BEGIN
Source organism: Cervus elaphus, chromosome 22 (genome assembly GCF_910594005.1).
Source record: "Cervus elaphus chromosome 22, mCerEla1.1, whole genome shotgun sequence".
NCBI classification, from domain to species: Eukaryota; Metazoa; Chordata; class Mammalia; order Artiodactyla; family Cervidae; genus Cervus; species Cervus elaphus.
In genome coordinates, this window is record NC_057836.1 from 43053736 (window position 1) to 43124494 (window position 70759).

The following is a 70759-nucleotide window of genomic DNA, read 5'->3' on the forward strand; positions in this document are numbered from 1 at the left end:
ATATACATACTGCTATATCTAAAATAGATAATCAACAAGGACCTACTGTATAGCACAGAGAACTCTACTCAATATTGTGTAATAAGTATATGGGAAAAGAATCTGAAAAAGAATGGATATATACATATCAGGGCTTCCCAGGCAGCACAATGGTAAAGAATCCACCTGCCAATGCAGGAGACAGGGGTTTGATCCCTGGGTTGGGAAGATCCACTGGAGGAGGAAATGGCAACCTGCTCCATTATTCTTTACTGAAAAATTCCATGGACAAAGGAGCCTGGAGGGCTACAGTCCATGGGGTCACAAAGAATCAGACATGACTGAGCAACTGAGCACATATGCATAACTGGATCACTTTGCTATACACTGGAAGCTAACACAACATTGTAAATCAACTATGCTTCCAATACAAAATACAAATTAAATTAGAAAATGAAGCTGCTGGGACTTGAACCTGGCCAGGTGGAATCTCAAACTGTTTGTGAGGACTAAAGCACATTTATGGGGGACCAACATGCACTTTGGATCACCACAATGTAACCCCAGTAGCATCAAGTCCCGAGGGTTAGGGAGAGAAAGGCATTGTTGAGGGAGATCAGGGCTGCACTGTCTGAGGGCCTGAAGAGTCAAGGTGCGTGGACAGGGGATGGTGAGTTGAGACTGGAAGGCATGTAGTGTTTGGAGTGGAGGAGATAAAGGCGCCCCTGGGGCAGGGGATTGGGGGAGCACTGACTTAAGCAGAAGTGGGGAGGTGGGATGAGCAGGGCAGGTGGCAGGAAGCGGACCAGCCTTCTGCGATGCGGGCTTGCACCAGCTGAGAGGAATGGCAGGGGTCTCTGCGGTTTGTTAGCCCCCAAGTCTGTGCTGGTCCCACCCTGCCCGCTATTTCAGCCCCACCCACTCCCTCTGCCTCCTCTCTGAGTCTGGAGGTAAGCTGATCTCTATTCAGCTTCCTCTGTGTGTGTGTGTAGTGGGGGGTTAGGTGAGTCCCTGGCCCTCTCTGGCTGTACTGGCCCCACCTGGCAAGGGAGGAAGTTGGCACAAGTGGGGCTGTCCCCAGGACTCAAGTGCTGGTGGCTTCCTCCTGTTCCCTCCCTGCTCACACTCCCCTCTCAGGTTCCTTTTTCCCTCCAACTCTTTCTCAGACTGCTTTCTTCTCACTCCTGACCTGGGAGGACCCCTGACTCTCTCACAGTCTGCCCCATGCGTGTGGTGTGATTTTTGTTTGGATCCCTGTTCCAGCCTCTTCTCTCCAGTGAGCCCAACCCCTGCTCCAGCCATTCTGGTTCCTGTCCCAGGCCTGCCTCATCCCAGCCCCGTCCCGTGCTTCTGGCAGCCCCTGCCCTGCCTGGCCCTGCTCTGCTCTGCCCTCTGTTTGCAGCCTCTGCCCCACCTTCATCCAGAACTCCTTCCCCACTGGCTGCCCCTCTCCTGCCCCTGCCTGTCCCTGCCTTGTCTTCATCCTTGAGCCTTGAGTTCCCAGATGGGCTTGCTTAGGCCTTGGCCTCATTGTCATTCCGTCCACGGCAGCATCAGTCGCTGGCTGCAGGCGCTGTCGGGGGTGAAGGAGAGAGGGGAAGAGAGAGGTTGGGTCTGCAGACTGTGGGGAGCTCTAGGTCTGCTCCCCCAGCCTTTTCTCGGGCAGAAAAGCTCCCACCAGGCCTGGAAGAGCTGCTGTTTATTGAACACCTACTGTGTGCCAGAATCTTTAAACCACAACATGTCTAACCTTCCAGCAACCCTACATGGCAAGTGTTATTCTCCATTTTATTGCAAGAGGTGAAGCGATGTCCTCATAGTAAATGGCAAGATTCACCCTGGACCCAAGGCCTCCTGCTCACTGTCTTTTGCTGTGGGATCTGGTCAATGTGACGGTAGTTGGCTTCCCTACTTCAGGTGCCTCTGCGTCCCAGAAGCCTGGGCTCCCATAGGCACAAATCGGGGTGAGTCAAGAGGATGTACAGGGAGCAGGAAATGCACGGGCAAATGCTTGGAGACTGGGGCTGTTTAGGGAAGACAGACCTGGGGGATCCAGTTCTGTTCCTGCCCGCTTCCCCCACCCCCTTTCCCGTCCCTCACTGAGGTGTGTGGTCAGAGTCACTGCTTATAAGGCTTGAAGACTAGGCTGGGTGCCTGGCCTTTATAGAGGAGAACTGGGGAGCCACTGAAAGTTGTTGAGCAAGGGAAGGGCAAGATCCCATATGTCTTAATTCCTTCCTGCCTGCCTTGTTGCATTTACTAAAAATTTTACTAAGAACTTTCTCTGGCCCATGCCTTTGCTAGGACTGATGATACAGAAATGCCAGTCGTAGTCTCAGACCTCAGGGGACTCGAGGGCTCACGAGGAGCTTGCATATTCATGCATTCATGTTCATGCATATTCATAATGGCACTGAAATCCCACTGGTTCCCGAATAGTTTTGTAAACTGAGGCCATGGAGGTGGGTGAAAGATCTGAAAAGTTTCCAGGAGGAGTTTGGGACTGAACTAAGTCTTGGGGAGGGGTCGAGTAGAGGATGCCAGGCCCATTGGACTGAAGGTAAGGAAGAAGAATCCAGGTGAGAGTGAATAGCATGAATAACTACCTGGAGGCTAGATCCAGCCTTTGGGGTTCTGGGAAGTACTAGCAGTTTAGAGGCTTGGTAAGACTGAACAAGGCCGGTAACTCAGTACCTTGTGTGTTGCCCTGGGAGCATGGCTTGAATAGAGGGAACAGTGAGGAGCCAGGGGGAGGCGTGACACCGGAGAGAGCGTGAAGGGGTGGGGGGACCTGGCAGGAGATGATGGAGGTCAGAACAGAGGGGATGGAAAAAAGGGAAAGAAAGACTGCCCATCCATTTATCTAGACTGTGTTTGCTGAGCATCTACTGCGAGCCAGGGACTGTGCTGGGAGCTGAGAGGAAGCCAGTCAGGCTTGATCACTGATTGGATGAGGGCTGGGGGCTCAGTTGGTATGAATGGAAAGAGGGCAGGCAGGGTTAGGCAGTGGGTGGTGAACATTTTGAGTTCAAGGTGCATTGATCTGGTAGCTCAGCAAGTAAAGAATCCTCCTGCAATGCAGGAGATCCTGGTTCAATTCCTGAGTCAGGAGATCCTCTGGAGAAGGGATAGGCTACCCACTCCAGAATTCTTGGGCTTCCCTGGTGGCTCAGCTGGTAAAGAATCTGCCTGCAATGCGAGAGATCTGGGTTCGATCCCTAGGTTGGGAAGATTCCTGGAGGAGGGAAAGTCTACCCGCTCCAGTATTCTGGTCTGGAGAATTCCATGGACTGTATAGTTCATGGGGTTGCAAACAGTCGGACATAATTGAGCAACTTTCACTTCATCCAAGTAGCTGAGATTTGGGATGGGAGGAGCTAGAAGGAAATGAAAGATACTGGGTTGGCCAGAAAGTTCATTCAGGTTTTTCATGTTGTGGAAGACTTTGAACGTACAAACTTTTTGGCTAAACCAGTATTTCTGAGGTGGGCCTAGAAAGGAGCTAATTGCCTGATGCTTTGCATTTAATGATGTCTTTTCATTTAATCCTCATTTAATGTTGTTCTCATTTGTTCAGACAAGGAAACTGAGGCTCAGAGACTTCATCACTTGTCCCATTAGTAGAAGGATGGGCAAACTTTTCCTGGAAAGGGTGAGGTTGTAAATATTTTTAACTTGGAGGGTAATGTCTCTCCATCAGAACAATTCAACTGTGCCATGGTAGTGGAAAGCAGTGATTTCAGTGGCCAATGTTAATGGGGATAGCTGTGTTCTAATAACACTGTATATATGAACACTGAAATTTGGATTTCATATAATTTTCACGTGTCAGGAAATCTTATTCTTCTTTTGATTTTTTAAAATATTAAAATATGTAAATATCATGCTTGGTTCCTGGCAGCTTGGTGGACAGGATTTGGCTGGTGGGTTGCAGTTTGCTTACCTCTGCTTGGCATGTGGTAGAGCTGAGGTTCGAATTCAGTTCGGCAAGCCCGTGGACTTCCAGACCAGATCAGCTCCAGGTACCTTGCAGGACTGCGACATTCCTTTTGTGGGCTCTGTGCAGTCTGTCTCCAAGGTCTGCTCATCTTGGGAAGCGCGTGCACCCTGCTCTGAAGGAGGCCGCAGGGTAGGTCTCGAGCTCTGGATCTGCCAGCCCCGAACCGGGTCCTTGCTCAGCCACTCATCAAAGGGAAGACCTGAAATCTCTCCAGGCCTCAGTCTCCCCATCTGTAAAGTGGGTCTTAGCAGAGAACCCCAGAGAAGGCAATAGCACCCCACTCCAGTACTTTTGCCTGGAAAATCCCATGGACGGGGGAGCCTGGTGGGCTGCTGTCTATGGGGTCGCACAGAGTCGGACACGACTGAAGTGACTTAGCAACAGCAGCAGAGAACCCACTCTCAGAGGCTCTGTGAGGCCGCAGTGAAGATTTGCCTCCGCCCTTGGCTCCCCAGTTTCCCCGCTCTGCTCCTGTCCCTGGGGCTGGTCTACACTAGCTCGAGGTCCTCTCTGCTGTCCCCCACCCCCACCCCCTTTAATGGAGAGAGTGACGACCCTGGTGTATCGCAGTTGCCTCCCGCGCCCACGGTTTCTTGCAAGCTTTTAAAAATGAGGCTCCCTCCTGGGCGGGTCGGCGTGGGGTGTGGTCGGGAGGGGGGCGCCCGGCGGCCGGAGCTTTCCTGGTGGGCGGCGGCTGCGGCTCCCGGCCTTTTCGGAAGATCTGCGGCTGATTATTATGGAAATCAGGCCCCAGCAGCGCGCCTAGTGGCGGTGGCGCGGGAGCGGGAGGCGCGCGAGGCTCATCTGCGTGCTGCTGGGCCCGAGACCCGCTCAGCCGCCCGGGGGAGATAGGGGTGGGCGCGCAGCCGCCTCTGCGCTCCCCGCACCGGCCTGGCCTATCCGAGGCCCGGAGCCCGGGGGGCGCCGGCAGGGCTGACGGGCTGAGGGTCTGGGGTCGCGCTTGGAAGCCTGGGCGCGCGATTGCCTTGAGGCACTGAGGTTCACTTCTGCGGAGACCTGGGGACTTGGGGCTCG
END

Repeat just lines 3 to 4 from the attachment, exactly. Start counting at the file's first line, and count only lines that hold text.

NCBI classification, from domain to species: Eukaryota; Metazoa; Chordata; class Mammalia; order Artiodactyla; family Cervidae; genus Cervus; species Cervus elaphus.
In genome coordinates, this window is record NC_057836.1 from 43053736 (window position 1) to 43124494 (window position 70759).